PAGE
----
Read more about Hammertoe

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Foot wounds or foot ulcers can become serious issues for diabetics. About 15% of people with diabetes will develop wounds on their feet. These wounds may be difficult to detect and are typically slow to heal. Many diabetics suffer from peripheral neuropathy, a loss of sensation in the lower limbs. This loss of sensation makes it hard to know if you have injured your foot. A cut, scrape, sore, or a more serious injury like a burn or puncture, can go undetected. The lack of awareness of the injury can be a big problem because diabetics also frequently suffer from poor circulation to the lower limbs. Poor circulation leads to slower healing and can make you more prone to infection. If you have diabetes, it is important to inspect your feet for wounds daily and to get treatment for your wounds as soon as possible. A podiatrist can help you care for your feet and offer treatment and prevention strategies that will work for you.

Wound care is an important part in dealing with diabetes. If you have diabetes and a foot wound or would like more information about wound care for diabetics, consult with Dr. Kenneth Donovan from Advanced Care Foot and Ankle. Our doctor will assess your condition and provide you with quality foot and ankle treatment.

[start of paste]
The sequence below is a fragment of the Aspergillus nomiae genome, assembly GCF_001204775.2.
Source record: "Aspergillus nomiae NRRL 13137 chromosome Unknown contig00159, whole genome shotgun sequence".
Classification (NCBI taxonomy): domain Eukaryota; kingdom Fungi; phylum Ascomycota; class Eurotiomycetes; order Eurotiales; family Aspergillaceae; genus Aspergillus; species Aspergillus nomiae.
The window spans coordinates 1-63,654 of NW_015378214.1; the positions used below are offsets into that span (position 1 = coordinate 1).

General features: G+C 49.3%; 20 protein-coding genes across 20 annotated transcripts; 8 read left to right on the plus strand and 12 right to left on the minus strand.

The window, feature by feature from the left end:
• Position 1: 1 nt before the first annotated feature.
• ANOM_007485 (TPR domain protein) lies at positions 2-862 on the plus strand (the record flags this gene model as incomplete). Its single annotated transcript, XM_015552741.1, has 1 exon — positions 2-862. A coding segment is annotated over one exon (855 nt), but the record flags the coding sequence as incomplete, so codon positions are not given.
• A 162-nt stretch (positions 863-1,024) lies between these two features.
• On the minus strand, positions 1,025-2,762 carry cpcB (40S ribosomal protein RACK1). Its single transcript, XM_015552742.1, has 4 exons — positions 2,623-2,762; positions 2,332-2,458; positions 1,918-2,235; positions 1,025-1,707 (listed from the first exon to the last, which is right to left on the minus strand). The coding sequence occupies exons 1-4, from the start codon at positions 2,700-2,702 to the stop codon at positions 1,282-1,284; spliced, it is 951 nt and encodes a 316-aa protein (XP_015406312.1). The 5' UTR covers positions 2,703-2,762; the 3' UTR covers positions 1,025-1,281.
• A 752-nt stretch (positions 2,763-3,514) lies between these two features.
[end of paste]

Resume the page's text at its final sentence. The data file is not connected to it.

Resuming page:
What Is Wound Care?

Wound care is the practice of taking proper care of a wound. This can range from the smallest to the largest of wounds. While everyone can benefit from proper wound care, it is much more important for diabetics. Diabetics often suffer from poor blood circulation which causes wounds to heal much slower than they would in a non-diabetic.

What Is the Importance of Wound Care?

While it may not seem apparent with small ulcers on the foot, for diabetics, any size ulcer can become infected. Diabetics often also suffer from neuropathy, or nerve loss. This means they might not even feel when they have an ulcer on their foot. If the wound becomes severely infected, amputation may be necessary. Therefore, it is of the upmost importance to properly care for any and all foot wounds.

How to Care for Wounds

The best way to care for foot wounds is to prevent them. For diabetics, this means daily inspections of the feet for any signs of abnormalities or ulcers. It is also recommended to see a podiatrist several times a year for a foot inspection. If you do have an ulcer, run the wound under water to clear dirt from the wound; then apply antibiotic ointment to the wound and cover with a bandage. Bandages should be changed daily and keeping pressure off the wound is smart. It is advised to see a podiatrist, who can keep an eye on it.

If you have any questions, please feel free to contact one of our offices located in Warren, Livingston, and Toms River, NJ . We offer the newest diagnostic and treatment technologies for all your foot care needs.

Read more about Wound Care

Published in Blog